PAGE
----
Myriant Corporation Files for IPO


Myriant Corporation has filed an S1 registration statement with the SEC, seeking to become publicly-traded. 

According to the filing:

We are an industrial biotechnology company focused on becoming a low-cost producer of high-value biochemicals that substitute for traditional petroleum-based industrial chemicals. We have developed a proprietary technology platform that we believe will enable us to manufacture a variety of "drop-in" chemicals and replacement chemicals for large and growing markets using a broad range of low-cost, renewable and readily available feedstocks. Our technology platform, which we have validated in our laboratories and third-party tolling facilities and commercialized with our licensee, Purac Biochem BV, or Purac, a wholly-owned subsidiary of CSM N.V., is based on a single-step anaerobic fermentation process that allows our microorganisms to grow and produce target products simultaneously, resulting in greater productivity and yield relative to other known bioproduction processes. We believe that we can produce our target high-value chemical intermediates at an average of half the cost of traditional petrochemical intermediates at a wide range of oil and industrial sugar prices without relying on government subsidies.

We have validated our proprietary technology as cost-competitive using commercial-scale unit operations and multiple feedstocks. Our technology platform combines proprietary microorganisms, or biocatalysts, and a fermentation process capable of using diverse industrial sugars to create various chemical intermediates, such as succinic acid (a $7.5 billion addressable market at current market prices), fumaric acid (a $1.7 billion addressable market at current market prices), acrylic acid (a $14.5 billion addressable market at current market prices) and lactic acid (forecast to eventually become a multi-billion pound market). We believe that our technology can efficiently produce biobased chemicals at high yields while consuming less feedstock by using an anaerobic process that consumes, rather than produces, carbon dioxide, resulting in a reduced carbon footprint and higher renewable content of the target product. Based on current commercial-scale cost metrics, we estimate that our production process for our initial product, biosuccinic acid, will be cost-competitive with petroleum-based processes down to $45 per barrel of oil.

Our biocatalysts are feedstock flexible and can consume sugars from a variety of sources, including glucose from corn and grain sorghum, sucrose from sugarcane, cellulosic sugars from waste biomass and glycerol. Our biocatalysts can consume both pentose (C5s such as xylose) and hexose (C6s such as glucose) sugars, which we believe positions us to be a first mover when cellulosic feedstocks become more widely available. We plan to use the most cost-effective regional feedstocks or a combination of feedstocks in our future plants.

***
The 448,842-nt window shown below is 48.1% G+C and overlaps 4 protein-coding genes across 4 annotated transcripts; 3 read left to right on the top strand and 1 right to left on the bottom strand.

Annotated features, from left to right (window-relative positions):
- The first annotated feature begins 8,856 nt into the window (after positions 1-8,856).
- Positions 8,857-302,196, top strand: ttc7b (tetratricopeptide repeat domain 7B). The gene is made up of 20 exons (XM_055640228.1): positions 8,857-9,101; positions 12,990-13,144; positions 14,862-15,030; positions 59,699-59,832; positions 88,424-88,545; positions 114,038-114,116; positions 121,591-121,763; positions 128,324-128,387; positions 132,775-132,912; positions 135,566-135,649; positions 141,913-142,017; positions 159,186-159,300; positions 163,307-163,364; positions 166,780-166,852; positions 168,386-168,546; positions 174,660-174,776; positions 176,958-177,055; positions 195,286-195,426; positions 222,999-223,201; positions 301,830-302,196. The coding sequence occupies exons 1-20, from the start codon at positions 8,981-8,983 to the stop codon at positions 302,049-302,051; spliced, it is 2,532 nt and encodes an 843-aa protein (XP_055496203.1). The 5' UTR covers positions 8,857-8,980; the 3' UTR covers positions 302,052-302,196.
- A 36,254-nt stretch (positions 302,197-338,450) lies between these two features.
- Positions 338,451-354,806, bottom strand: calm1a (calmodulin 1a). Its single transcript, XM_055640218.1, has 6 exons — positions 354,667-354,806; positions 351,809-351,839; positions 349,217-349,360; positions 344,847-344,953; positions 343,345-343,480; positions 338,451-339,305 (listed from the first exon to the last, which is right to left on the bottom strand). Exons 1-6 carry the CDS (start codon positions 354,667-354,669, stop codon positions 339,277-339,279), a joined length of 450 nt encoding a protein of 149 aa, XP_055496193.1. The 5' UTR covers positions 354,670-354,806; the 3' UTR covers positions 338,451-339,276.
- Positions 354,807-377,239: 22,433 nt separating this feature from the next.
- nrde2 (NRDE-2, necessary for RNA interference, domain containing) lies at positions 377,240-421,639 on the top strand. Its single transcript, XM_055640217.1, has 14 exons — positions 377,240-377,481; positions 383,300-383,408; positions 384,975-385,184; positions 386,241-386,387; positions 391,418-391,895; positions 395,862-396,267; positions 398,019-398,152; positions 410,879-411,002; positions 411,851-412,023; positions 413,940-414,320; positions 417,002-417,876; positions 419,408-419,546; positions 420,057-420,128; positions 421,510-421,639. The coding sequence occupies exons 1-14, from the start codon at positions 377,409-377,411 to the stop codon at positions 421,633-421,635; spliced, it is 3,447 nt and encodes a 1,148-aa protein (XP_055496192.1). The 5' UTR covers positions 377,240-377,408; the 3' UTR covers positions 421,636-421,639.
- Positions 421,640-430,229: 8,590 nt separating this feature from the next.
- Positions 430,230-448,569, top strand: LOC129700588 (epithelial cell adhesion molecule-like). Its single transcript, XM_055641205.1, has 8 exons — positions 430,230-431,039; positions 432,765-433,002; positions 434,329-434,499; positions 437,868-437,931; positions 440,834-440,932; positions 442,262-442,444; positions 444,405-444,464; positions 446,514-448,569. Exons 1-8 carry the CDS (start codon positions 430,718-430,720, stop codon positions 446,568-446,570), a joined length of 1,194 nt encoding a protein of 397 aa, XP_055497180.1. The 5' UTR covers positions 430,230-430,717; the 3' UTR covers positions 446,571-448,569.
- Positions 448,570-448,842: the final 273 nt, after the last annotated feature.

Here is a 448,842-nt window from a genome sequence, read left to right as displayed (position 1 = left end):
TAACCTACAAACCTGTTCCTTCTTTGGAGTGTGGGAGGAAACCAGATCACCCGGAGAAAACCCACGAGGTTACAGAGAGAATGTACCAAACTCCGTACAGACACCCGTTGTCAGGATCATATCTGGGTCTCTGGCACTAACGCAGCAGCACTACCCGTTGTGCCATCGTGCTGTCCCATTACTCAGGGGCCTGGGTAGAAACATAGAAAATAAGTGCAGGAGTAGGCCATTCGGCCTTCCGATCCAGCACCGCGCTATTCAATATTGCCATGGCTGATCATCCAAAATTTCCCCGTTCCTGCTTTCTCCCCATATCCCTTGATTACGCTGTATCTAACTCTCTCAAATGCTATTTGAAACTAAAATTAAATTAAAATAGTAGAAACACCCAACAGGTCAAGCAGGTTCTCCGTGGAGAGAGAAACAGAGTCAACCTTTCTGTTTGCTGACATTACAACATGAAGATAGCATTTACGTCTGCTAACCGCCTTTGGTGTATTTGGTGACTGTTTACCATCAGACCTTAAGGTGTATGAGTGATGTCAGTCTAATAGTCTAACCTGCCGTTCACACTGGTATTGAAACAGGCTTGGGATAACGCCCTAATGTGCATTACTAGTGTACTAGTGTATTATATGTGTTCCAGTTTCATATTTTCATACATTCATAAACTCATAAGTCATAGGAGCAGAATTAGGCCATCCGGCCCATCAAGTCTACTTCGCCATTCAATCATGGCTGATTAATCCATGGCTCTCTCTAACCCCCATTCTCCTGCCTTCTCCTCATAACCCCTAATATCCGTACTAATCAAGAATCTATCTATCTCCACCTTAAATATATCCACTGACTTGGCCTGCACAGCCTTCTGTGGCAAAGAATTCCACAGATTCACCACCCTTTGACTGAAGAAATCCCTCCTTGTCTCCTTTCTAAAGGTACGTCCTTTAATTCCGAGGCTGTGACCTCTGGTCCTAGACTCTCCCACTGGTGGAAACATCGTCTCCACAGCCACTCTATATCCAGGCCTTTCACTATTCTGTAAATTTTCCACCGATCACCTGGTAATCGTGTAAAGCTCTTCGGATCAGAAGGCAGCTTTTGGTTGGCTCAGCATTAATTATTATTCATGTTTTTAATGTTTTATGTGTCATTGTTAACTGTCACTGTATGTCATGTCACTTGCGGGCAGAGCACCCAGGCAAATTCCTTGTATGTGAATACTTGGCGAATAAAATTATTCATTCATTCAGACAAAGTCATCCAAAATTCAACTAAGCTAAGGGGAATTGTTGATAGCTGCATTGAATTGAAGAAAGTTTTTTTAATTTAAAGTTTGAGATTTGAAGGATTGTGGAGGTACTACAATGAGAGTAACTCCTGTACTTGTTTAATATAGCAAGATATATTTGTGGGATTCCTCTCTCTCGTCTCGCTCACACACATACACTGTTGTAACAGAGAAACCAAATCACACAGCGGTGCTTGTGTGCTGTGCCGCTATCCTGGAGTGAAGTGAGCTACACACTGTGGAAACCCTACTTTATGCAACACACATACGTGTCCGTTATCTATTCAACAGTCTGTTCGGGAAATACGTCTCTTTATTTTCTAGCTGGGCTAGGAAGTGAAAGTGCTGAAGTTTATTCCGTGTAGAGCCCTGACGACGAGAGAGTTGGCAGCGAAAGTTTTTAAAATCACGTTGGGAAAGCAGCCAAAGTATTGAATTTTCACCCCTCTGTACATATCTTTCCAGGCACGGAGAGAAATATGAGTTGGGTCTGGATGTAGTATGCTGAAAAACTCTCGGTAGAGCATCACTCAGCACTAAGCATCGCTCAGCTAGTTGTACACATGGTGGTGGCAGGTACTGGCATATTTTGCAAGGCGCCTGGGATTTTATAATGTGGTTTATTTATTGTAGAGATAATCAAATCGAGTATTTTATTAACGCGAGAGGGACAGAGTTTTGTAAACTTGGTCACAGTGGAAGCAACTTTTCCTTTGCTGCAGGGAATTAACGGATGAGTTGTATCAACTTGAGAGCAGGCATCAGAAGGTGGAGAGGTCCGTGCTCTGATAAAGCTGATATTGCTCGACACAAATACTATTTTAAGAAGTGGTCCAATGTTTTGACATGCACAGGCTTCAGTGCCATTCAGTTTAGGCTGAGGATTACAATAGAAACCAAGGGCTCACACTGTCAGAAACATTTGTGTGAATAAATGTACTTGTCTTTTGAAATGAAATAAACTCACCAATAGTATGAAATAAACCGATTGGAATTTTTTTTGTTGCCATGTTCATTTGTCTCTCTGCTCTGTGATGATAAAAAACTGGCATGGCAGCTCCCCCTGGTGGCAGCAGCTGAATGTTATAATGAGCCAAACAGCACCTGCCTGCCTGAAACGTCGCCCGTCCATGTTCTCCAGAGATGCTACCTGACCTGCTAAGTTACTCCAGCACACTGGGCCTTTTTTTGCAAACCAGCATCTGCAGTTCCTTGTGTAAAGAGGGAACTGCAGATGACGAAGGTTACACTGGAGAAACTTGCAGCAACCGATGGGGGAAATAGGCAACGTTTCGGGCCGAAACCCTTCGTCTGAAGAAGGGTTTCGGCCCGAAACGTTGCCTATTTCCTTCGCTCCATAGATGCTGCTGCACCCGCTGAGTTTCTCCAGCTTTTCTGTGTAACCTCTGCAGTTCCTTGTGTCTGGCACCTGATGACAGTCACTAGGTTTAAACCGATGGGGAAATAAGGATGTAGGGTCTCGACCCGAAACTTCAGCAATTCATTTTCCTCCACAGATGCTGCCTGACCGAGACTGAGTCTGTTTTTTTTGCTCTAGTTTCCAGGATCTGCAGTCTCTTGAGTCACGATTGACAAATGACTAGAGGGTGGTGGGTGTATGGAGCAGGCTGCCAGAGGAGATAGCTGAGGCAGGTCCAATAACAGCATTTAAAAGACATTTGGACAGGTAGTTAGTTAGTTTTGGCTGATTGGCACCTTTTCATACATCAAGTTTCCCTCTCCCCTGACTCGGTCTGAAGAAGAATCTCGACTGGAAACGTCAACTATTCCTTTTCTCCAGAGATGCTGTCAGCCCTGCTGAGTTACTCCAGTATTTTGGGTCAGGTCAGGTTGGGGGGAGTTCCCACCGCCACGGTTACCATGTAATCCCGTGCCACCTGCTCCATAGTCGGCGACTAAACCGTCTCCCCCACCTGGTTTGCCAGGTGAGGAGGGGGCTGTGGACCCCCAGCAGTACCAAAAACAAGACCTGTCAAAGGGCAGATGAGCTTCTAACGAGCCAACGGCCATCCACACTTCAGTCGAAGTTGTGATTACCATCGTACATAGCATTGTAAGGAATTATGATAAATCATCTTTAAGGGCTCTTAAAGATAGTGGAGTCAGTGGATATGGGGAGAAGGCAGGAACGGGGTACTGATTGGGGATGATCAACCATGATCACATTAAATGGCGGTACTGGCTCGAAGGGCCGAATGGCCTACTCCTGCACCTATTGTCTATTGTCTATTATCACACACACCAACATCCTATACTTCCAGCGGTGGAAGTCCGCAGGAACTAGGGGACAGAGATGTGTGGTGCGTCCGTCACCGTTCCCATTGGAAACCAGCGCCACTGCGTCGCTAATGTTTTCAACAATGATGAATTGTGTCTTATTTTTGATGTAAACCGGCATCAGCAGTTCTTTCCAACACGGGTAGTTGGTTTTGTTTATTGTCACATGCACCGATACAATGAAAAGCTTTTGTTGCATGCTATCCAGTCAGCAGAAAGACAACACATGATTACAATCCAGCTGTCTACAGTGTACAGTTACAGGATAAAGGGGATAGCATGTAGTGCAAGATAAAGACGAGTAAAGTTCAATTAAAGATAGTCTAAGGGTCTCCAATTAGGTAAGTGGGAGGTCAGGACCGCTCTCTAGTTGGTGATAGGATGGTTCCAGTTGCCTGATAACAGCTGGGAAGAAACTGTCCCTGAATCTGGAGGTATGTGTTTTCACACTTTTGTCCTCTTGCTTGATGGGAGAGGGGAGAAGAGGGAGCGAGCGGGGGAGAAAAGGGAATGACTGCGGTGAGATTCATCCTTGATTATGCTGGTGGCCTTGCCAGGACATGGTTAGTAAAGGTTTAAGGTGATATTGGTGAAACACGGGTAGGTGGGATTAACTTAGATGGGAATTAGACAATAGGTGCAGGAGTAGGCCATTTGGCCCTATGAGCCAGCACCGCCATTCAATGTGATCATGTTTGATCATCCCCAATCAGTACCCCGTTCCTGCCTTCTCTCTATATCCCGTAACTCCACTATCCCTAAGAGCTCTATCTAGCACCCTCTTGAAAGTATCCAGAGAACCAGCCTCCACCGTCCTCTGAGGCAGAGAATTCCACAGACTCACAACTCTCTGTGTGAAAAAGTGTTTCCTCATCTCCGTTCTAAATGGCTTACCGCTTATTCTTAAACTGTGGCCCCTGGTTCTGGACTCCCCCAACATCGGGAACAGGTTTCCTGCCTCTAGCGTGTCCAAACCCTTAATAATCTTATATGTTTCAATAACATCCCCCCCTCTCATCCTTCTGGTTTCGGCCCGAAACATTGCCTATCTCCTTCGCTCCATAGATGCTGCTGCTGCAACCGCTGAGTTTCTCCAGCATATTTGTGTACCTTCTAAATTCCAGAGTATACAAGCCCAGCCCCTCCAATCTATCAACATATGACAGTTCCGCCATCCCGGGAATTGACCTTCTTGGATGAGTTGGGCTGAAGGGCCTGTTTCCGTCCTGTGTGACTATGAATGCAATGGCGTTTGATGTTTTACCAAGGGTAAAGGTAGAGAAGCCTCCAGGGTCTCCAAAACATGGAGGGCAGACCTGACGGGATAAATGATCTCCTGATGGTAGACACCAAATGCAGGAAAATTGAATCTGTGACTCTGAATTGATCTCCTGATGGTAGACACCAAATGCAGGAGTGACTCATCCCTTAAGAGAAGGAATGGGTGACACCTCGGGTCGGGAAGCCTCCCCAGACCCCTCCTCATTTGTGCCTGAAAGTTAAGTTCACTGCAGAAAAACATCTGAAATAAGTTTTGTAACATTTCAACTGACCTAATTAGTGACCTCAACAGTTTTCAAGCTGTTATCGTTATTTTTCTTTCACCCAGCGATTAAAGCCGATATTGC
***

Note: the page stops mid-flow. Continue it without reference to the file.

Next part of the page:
We have entered into or intend to enter into strategic relationships with leading international companies to accelerate the global commercialization of our products and development of our biochemical production capabilities. For example, we have signed a non-binding memorandum of understanding to enter into a definitive joint development agreement with Johnson Matthey PLC's subsidiary Davy Process Technology Limited, or Davy, a leading developer and licensor of advanced process technologies. Under that agreement, Davy would, after engineering and successful testing of our biobased succinic acid, or biosuccinic acid, guarantee to its butanediol process licensees that they could use our biosuccinic acid in their butanediol process in place of petroleum-derived maleic anhydride, or MAN, without significant additional capital expenditures. Davy believes that its butanediol process is the lowest-cost process in the industry and accounts for approximately 1.2 billion pounds or 27% of total global capacity, and 50% of plant capacity installed since 1992. We have also signed exclusive alliance agreements with ThyssenKrupp's subsidiary Uhde GmbH, or Uhde, a leading chemical plant engineering company, and its U.S. subsidiary, under which Uhde will integrate our fermentation technology with its separation technology in the plant design and, on a project-by-project basis provide process and performance guarantees for our future plants on mutually agreeable terms,

The timing of the IPO is unusual.  Investors have placed a premium on equities with significant earnings in the past year, reasoning that profitable companies will be better-situated to weather any future storms. 

Myriant is still a pre-revenue company, generating only $258,000 in gross revenues for the year ending 12/31/2010, according to its registration statement.  The company racked-up a net loss of more than $16 million for the year.

While there's plenty of reason to be optimistic about the future biofuels and bioproducts, Myriant is unlikely to generate a profit for years to come, making an investment in that company fairly speculative for the time being.

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